Mexico faces an uncertain economic future. Mexico’s economy contracted by 8.3% in 2020 and even though the country’s GDP is on pace to bounce back and grow at 6% in 2021, public policy analysts, economists, and investors remain skeptical about President Andres Manuel Lopez Obrador’s policies and plans for Mexico. After all, Mexico’s GDP contracted by 0.2% in the third quarter of 2021. On a recent episode of my podcast, I spoke to Shannon O’Neil a Mexico expert from the Council on Foreign Relations. She gives Mexico a “C” grade overall for its macroeconomic health, but told me that she gives Lopez Obrador an “F” for his economic stewardship.
“Just to look at the macroeconomics…I would give them a C. They are not thriving. They are not failing,” she explained.
During the pandemic, Mexico’s exports have held up. Mexico’s exports tallied $418 billion in 2020. In other words, Mexico exported more than a billion dollars of goods and services every day in 2020. That’s a big improvement from 1994 when Mexico exported just $61 million dollars worth of goods for the entire year.
“On the downside, why it’s not an A and it’s a C, is there’s huge debt levels the state-owned enterprises in the energy sector. Those are right now [moving] in an unsustainable direction. We are not going to see energy production grow. Many of the moves of this [Lopez Obrador] administration…are hindering domestic and foreign direct investment. We haven’t seen basic investments that would allow the economy to grow and expand,” she added.
Mexico has earned a reputation for stable macro-economic management during the 21st century and President Lopez Obrador hasn’t broken with that tradition. But, when it comes to grading Lopez Obrador’s economic policies, O’Neil is far less sanguine.
“I’m less impressed than with the overall macroeconomics, it’s not a C it’s closer to failing. Let me lay me lay out why the grade is so bad. What has allowed Mexico to grow has been…growth and expansion of the private sector. The policy choices of this government are limiting that today but also into the future. This is most visible in the energy sector. You see the state stepping in more and more. That I think is detrimental to seeing expansion of [economic] activities and jobs,” she said.
O’Neil is frustrated at Lopez Obrador’s focus on dirty energy production and his lack of interest in the country’s modern manufacturing sector.
“They are investing in refineries. They are not investing in roads and rails and ports that those [companies] that might come to Mexico are searching for. Many [foreign investors] are looking in other places around the world,” O’Neil explained.
While bond investors might be happy to continue to bet on Mexico’s twenty plus years of stable macroeconomic management, private sector executives are warier of Lopez Obrador’s politicized strategy for managing economic development policy. Shannon says that the number one question for foreign executives looking at Mexico is “Can I run a business? Can I run it profitably with stable and steady rules?”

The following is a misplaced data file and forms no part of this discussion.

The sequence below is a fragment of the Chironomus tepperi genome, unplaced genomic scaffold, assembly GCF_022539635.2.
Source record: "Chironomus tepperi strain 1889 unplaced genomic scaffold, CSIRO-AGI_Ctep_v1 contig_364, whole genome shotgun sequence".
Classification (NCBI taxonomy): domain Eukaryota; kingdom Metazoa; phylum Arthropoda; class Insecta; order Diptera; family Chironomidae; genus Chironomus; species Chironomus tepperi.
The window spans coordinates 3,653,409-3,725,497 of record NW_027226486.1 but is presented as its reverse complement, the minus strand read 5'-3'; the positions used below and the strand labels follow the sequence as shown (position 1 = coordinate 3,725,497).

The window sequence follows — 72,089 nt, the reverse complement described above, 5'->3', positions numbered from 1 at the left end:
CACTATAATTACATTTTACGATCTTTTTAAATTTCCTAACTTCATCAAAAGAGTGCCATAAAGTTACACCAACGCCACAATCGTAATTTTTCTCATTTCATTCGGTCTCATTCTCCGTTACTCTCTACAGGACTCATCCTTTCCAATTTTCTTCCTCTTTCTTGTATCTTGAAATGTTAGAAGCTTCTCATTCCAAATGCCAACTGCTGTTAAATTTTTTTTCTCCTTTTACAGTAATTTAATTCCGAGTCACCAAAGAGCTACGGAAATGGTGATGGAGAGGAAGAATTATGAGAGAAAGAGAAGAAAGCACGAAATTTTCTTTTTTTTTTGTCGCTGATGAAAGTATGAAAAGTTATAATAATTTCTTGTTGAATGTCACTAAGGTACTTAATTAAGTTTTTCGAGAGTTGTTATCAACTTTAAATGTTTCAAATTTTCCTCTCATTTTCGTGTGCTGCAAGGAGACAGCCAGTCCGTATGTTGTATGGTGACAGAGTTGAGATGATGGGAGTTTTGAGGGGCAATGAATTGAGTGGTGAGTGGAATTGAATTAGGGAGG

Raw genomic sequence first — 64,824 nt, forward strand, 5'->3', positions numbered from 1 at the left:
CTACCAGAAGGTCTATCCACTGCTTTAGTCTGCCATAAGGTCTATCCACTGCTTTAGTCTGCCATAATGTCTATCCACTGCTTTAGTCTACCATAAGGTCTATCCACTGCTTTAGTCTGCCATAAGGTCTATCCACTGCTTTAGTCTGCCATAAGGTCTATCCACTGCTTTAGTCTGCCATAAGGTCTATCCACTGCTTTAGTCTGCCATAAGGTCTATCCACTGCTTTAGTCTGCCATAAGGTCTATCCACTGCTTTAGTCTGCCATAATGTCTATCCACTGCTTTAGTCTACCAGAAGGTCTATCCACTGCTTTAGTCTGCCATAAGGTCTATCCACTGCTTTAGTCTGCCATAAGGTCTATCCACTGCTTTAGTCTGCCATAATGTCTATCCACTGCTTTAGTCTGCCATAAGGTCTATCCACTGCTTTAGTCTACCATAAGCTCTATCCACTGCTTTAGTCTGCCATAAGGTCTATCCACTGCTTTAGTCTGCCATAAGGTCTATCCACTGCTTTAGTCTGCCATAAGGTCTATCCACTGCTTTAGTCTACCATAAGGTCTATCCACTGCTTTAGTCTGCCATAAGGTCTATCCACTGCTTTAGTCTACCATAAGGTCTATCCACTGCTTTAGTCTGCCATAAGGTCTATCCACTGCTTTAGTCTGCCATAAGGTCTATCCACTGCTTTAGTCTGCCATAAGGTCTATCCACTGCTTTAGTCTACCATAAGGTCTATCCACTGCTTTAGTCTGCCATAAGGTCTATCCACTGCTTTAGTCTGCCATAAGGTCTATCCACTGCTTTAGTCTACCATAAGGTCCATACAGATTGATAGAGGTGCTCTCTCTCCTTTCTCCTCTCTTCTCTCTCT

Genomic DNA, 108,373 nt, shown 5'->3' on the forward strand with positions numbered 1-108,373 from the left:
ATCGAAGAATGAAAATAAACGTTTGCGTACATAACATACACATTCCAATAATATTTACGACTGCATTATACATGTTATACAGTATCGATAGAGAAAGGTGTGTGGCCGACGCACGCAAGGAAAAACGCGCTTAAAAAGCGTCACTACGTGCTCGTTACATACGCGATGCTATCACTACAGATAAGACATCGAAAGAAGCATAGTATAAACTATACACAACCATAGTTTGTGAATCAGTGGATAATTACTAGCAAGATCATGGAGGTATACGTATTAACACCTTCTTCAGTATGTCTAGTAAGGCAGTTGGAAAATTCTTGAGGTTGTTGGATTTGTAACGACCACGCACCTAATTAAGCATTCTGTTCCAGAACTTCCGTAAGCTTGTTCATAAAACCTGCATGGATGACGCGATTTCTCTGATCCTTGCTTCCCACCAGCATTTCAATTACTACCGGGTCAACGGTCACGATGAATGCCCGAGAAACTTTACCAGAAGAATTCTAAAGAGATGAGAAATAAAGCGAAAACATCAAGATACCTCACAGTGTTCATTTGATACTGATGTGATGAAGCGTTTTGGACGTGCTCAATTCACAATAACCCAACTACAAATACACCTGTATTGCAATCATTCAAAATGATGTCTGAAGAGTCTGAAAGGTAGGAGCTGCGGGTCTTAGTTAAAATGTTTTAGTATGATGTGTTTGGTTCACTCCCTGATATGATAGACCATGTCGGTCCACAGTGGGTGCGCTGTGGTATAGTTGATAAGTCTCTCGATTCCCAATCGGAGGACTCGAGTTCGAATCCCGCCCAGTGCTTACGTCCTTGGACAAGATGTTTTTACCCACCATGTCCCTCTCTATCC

“Many of the decisions the government is making with this politicization [are causing] different calculations for people who are going to invest for the long term,” O’Neil added.
“Just looking at the economy, [Mexico] was one of the only countries that didn’t step in, that didn’t have a stimulus package, that didn’t try to save businesses. Mexico spent less than 1% of its GDP on direct stimulus when most countries spent far more than that,” she told me.
She gives Lopez Obrador an “F” for his Covid-19 economic stimulus response.
“You have seen hundreds of thousands small and medium size enterprises fail [and] many people pushed out.. into the informal sector. The one thing that really saved Mexico is that they benefited from the U.S. stimulus package,” she said.
O’Neil explained that Lopez Obrador “gets a failing grade on how he dealt with the economic side effects of the pandemic crisis but the U.S. stimulus really helped Mexico.”
Overall, she remains very skeptical about Lopez Obrador’s economic vision. Mexico “is moving in the opposite direction [of the rest of the industrial world]. It doubling down on fossil fuels and moving away from renewables,” O’Neil said.
More than anything O’Neil thinks that Lopez Obrador is failing to take advantage of the opportunities that are open to Mexico right now. “There are big global shifts happening today that will affect Mexico down the road and I don’t think [Lopez Obrador’s] government is preparing for those,” she said.
“We are seeing global supply chains move around. Mexico is not taking advantage of the fact that so many companies are in play. That is something I think they are missing out on,” O’Neil added.
In the manufacturing sector, “we are seeing automation [and] artificial intelligence. That will mean a real change in the way business is done. I don’t see Mexico recognizing those changes much less preparing. The world is changing and Mexico is not recognizing that the economy ten years from now will be very different from the one today,” O’Neil explained.
There are big shifts happening in global supply chains and Lopez Obrador is failing to fully take advantage.
“Now is the moment. Lots of companies are re-thinking where they are going to make their [products.] That is happening right now. Today that’s more likely going to be in Vietnam, Malaysia, Thailand, and India than Mexico,” O’Neil said.
Overall, O’Neil is worried about the direction Mexico is going in under Lopez Obrador’s leadership. “I haven’t given up on Mexico. I am optimistic. There is so much potential but I am worried,” she explained.
I asked her to pick three words to summarize Lopez Obrador’s economic strategy for Mexico.
She picked “anachronistic,” “clientalistic” and “impoverishing.”
Check out the full conversation with Shannon O’Neil: